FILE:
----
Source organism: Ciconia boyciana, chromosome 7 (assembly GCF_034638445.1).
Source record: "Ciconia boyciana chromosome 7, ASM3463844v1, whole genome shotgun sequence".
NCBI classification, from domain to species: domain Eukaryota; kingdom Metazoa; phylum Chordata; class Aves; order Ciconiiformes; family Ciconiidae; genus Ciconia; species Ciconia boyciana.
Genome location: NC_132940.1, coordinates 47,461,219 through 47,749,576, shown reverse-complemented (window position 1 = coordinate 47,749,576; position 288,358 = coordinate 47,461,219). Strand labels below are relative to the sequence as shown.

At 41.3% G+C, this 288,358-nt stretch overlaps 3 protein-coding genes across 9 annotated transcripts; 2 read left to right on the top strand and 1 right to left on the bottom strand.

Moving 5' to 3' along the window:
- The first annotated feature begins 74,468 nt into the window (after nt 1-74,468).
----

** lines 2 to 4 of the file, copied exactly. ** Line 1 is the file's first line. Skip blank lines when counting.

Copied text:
Source record: "Ciconia boyciana chromosome 7, ASM3463844v1, whole genome shotgun sequence".
NCBI classification, from domain to species: domain Eukaryota; kingdom Metazoa; phylum Chordata; class Aves; order Ciconiiformes; family Ciconiidae; genus Ciconia; species Ciconia boyciana.
Genome location: NC_132940.1, coordinates 47,461,219 through 47,749,576, shown reverse-complemented (window position 1 = coordinate 47,749,576; position 288,358 = coordinate 47,461,219). Strand labels below are relative to the sequence as shown.